Column | Dec. 4
The Princeton administration is undoubtedly dedicated to keeping its students as safe as possible. But in the process of pursuing policies that promote safety, it seems that the administration has chosen to unnecessarily emphasize some aspects of campus safety over others. Case in point: fire safety.
According to the annual fire safety reports published by the Department of Public Safety, there was a single fire in campus residential housing in 2012, three fires in 2011, nine fires in 2010 (of which 4 occurred in the graduate student houses) and four fires in 2009. What’s more, over the course of 14 fires in four years, the only damage incurred to the University or its inhabitants was the damage of two microwaves.
In contrast, take another activity that is commonly associated with a high incidence of college student injury or even death — high-risk drinking. According to P-Safe, on campus in 2012 there were 28 judicial referrals for liquor law violations and zero arrests; in 2011, there were 35 referrals and zero arrests; in 2010, there were 33 referrals and zero arrests; in 2009, there were 90 referrals and 10 arrests; and in 2008, there were 109 referrals and 10 arrests.
Clearly, alcohol abuse is more prolific an issue on campus than is fire danger. Part of the reason that the numbers are so skewed might be attributed to the different rhetoric espoused by the administration in regard to the two aforementioned issues. During freshman orientation week, fire safety was introduced as a rigid, line-in-the-sand issue — if you broke a fire safety regulation, you were fined, end of story. Further, such regulations included violations like blocking or obstructing routes of egress, improperly using electrical cords, propping open doors or owning an unapproved appliance. In total, there are 20 such rules that must be obeyed, as well as fines ranging from $25 to $100 per violation. Of course, the rules aren’t entirely set in stone. But in order to, for instance, petition that an appliance be added to the “approved appliances” list, students must first “read the technical criteria” of said appliance, then “make an appointment” to bring the appliance to the manager of dormitories, all the while aware that “disassembly of the appliance may be required to examine it.”
On the other hand, alcohol safety was presented in a more lax light, based in large part on a policy of self-responsibility. Indeed, Princeton’s alcohol policy reads “students are expected and encouraged to be aware of the social, physiological, psychological consequences and personal risks of excessive drinking in order to make responsible and informed decisions about the service and consumption of alcohol.” Emphasis of “personal risk.” That is not to say that P-Safe will not or does not crack down on alcohol violations (they explicitly prohibit students from serving hard liquor, for instance); they certainly do. But their actions do not entail random searches of dormitory rooms and are on the whole less intrusive or extreme as those of the fire safety program.
From a national standpoint, approximately 3,800 university housing fires occur annually, according to the U.S. Fire Administration, and of those 3,800, 88 percent result from cooking fires (it is notable to point out that the majority of Princeton dormitories don’t have kitchens themselves). Further, according to the USFA, the fires cause “a yearly average of zero deaths and 25 injuries.” In contrast, according to the National Institute on Alcohol Abuse and Alcoholism, “1,825 college students between the ages of 18 and 24 die from alcohol-related unintentional injuries, including motor vehicle crashes” and “599,000 students between the ages of 18 and 24 are unintentionally injured under the influence of alcohol.” Thus, low rates of fire safety issues nationwide indicate that the equally low rates of fire hazard incidence on campus are not necessarily a result of the excellence of our fire program, but rather a national trend. At the same time, the data indicates that alcohol-related incidents are, nationally, a much more prolific safety issue, just as it is at Princeton.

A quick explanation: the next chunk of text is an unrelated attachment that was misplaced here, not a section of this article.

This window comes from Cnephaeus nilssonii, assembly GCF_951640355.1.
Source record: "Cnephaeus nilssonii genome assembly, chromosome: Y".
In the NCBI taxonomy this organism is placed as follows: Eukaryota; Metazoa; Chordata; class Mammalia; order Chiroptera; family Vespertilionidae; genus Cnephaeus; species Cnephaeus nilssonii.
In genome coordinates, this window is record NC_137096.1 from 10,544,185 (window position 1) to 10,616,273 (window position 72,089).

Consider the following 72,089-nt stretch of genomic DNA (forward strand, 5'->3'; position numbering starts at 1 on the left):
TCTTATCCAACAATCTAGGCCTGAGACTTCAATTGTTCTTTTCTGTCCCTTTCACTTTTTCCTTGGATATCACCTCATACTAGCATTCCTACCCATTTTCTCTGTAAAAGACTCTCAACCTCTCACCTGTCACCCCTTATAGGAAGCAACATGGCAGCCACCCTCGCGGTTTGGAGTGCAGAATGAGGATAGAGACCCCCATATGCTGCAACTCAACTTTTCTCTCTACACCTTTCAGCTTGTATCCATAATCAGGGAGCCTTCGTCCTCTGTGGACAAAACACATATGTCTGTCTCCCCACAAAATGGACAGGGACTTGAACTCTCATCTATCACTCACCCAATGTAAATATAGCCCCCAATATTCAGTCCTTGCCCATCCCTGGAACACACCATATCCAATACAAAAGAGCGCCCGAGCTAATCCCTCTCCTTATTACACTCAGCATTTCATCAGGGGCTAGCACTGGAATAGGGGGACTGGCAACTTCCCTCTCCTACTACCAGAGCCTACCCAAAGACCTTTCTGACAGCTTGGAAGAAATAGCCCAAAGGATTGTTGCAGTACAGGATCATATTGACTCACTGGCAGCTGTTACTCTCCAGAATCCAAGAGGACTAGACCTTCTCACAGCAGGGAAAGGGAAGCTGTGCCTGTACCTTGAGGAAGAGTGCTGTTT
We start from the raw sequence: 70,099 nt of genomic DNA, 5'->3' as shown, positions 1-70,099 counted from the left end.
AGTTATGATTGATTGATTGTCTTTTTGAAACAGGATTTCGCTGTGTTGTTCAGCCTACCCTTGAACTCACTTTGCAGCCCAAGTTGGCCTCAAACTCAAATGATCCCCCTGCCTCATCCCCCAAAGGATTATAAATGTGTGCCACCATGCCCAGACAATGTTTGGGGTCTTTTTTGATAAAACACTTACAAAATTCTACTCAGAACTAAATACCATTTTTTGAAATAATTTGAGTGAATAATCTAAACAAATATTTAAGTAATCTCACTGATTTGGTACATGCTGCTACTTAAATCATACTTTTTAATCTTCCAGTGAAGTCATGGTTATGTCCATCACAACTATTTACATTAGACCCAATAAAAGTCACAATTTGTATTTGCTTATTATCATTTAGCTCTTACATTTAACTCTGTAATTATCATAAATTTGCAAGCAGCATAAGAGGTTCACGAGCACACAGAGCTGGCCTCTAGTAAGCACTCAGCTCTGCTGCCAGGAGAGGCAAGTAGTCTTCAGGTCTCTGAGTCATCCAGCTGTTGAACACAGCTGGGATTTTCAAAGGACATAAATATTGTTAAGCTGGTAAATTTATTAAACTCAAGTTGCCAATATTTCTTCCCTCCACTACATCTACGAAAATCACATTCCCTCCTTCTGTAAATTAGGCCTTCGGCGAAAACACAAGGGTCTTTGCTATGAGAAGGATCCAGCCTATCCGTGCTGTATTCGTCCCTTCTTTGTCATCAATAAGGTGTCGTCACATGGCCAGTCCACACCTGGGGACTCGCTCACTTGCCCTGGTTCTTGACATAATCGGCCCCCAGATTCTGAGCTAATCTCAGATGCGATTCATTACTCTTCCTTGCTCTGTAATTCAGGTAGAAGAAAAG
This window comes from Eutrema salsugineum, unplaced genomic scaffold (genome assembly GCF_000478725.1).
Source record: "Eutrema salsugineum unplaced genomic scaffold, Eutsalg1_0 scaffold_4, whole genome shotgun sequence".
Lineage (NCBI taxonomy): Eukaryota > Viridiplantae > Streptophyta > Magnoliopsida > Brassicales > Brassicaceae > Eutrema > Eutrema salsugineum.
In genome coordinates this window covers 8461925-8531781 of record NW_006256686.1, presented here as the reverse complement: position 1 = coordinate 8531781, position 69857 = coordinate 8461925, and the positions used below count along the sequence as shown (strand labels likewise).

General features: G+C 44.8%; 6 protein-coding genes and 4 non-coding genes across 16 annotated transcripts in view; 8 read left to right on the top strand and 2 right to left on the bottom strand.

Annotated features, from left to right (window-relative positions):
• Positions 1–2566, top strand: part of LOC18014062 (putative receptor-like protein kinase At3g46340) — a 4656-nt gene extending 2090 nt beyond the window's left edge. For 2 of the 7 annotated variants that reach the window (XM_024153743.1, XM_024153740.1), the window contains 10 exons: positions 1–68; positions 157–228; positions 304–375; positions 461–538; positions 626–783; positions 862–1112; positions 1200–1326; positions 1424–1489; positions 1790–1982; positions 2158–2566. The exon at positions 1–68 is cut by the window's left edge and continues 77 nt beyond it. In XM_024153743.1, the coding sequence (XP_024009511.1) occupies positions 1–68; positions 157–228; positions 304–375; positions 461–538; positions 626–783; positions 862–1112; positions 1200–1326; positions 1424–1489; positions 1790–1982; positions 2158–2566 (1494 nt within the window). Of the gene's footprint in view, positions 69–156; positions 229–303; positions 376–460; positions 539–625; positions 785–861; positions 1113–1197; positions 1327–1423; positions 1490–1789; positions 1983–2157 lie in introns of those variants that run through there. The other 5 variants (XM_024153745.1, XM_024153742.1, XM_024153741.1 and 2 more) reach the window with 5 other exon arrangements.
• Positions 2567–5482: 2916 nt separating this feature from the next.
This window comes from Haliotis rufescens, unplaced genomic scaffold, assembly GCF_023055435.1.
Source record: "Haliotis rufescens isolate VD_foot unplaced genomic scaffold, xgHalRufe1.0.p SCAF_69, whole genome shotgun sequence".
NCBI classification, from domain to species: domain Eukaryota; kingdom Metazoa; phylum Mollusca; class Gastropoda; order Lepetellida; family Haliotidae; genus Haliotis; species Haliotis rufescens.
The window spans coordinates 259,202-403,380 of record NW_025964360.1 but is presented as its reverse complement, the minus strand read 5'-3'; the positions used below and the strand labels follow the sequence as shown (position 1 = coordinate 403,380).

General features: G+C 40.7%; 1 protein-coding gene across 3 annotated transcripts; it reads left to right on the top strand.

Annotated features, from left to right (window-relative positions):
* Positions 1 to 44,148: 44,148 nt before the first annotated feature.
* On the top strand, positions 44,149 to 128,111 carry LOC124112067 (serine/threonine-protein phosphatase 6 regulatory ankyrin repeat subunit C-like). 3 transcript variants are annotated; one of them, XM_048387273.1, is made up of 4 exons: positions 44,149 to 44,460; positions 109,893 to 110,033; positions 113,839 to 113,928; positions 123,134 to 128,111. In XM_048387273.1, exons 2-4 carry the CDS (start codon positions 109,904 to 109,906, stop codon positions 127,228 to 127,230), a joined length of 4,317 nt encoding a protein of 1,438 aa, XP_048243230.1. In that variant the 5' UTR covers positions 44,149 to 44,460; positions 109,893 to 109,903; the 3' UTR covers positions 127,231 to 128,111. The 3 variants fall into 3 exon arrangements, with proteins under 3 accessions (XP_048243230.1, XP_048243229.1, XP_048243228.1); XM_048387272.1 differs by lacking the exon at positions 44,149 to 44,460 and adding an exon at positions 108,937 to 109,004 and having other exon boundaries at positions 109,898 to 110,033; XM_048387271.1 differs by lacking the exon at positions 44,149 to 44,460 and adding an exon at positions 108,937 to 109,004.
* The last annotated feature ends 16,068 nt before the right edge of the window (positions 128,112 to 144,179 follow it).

Interestingly, since Princeton’s inception, fires have been responsible for major damage to University buildings on only six occasions — Nassau Hall in 1802 and 1855, Marquand Chapel and Dickinson Hall in 1920, John C. Green School of Science in 1928, University Gymnasium in 1944 and Whig Hall in 1969. In all six cases, which were the most severe instances of significant conflagrations to occur on campus property, no loss of life occurred, and only one injury was reported.
It can be argued that we, being college students, are intrinsically more prone to get involved in alcohol related activities — after all, partying and drinking with friends is fun, lighting furniture on fire and staring into the flames is not. What’s more, it may be Fire Safety’s vigilance and strict adherence to rules that has allowed the University to remain unscathed from major fire damage. Thus, this is in no way an attempt to condemn the work that the University does to keep students safe on a daily basis. It just seems that there is at times a disjoint between the amount of resources and effort invested into policies like fire safety and the resulting benefit derived, in terms of students helped. Maybe it’s time the University re-evaluate its programs and its focus more heavily on other aspects of student safety.
Jason Choe is a freshman from Rancho Palos Verdes, Calif. He can be reached at email@example.com.